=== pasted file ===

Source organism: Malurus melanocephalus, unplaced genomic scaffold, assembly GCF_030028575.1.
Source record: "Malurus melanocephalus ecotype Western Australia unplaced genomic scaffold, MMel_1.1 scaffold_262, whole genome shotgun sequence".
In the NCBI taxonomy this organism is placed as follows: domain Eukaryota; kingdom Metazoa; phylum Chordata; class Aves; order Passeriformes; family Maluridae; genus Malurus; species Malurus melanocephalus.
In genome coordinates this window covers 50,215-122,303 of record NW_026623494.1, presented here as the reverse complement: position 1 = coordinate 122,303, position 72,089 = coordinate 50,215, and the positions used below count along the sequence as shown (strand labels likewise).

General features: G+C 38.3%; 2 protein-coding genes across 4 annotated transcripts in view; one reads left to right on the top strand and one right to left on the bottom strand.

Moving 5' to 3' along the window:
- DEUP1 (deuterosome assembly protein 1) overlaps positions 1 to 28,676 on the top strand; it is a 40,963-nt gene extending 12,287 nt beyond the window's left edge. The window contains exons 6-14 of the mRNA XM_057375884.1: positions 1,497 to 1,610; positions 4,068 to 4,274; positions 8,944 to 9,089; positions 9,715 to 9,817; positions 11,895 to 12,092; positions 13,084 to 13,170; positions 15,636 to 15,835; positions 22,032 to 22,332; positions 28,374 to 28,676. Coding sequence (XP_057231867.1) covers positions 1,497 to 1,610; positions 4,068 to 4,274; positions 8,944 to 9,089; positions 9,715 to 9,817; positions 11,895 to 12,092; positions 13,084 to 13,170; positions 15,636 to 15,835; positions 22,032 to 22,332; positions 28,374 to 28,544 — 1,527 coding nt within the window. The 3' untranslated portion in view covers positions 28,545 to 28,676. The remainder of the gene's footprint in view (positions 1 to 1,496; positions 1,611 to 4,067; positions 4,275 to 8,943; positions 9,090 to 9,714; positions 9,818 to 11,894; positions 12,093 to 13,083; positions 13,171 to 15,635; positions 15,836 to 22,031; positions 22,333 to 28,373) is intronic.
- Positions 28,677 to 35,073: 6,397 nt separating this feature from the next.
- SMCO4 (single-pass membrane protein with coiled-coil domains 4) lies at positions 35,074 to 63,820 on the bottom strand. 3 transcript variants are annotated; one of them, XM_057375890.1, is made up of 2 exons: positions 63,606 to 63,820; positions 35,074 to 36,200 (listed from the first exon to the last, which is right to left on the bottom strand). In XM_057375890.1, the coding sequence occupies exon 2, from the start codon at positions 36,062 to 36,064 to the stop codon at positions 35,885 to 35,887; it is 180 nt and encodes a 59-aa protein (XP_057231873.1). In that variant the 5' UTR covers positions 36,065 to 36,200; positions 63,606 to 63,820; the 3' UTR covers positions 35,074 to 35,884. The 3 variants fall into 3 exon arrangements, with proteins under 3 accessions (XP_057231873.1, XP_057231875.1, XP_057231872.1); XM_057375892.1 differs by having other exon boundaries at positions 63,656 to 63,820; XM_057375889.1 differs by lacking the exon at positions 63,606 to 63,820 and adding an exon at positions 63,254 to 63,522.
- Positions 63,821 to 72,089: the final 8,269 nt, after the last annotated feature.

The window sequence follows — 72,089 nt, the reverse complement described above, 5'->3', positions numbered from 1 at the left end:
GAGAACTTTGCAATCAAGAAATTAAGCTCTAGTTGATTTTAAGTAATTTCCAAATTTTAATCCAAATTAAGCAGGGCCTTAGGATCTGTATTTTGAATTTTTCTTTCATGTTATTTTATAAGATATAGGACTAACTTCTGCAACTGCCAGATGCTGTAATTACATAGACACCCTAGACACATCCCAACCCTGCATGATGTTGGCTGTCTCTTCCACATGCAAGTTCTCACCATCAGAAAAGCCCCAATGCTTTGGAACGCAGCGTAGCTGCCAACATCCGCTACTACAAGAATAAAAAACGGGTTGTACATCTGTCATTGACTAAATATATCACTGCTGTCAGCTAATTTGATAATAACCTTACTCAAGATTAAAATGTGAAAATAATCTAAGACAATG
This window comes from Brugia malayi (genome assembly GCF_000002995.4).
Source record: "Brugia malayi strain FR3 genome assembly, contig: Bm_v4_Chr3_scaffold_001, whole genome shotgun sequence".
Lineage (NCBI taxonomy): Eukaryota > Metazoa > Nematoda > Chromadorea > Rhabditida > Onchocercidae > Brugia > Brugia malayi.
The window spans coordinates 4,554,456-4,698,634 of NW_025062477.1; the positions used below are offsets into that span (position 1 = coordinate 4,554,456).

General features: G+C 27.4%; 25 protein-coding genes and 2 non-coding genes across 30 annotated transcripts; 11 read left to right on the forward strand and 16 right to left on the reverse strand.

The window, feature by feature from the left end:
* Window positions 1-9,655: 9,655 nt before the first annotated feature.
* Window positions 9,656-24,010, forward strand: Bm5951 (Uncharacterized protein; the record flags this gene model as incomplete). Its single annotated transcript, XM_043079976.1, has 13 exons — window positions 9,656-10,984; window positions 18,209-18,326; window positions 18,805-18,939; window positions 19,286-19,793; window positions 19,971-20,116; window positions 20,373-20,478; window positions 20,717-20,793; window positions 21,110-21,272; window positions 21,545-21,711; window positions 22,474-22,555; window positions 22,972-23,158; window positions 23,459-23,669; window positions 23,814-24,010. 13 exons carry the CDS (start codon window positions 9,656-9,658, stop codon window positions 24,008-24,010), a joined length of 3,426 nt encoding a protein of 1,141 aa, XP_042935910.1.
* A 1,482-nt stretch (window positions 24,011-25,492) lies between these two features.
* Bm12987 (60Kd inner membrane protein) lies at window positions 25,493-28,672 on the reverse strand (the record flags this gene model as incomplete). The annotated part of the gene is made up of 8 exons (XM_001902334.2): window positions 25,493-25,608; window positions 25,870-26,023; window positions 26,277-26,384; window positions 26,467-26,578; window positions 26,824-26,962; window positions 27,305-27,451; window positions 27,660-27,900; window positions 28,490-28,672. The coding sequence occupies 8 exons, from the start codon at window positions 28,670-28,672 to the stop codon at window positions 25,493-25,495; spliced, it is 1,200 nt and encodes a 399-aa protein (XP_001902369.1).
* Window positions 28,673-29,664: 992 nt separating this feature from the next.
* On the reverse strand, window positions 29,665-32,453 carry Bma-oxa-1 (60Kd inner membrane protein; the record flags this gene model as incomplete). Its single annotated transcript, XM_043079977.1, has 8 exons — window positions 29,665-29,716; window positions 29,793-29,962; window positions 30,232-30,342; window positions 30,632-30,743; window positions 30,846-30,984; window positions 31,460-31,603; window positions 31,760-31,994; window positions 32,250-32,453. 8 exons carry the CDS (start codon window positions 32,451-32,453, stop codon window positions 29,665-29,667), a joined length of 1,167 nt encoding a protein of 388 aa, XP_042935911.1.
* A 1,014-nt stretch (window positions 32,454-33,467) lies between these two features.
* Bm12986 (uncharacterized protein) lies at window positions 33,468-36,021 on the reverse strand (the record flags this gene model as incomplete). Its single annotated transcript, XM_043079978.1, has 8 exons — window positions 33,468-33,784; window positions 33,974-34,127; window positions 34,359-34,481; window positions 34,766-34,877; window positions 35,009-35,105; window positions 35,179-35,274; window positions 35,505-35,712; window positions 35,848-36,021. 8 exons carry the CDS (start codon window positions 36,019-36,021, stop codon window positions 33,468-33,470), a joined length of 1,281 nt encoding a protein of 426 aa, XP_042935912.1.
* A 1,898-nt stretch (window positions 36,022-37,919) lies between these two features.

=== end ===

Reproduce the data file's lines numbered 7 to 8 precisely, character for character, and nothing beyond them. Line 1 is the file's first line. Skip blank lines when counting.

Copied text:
- DEUP1 (deuterosome assembly protein 1) overlaps positions 1 to 28,676 on the top strand; it is a 40,963-nt gene extending 12,287 nt beyond the window's left edge. The window contains exons 6-14 of the mRNA XM_057375884.1: positions 1,497 to 1,610; positions 4,068 to 4,274; positions 8,944 to 9,089; positions 9,715 to 9,817; positions 11,895 to 12,092; positions 13,084 to 13,170; positions 15,636 to 15,835; positions 22,032 to 22,332; positions 28,374 to 28,676. Coding sequence (XP_057231867.1) covers positions 1,497 to 1,610; positions 4,068 to 4,274; positions 8,944 to 9,089; positions 9,715 to 9,817; positions 11,895 to 12,092; positions 13,084 to 13,170; positions 15,636 to 15,835; positions 22,032 to 22,332; positions 28,374 to 28,544 — 1,527 coding nt within the window. The 3' untranslated portion in view covers positions 28,545 to 28,676. The remainder of the gene's footprint in view (positions 1 to 1,496; positions 1,611 to 4,067; positions 4,275 to 8,943; positions 9,090 to 9,714; positions 9,818 to 11,894; positions 12,093 to 13,083; positions 13,171 to 15,635; positions 15,836 to 22,031; positions 22,333 to 28,373) is intronic.
- Positions 28,677 to 35,073: 6,397 nt separating this feature from the next.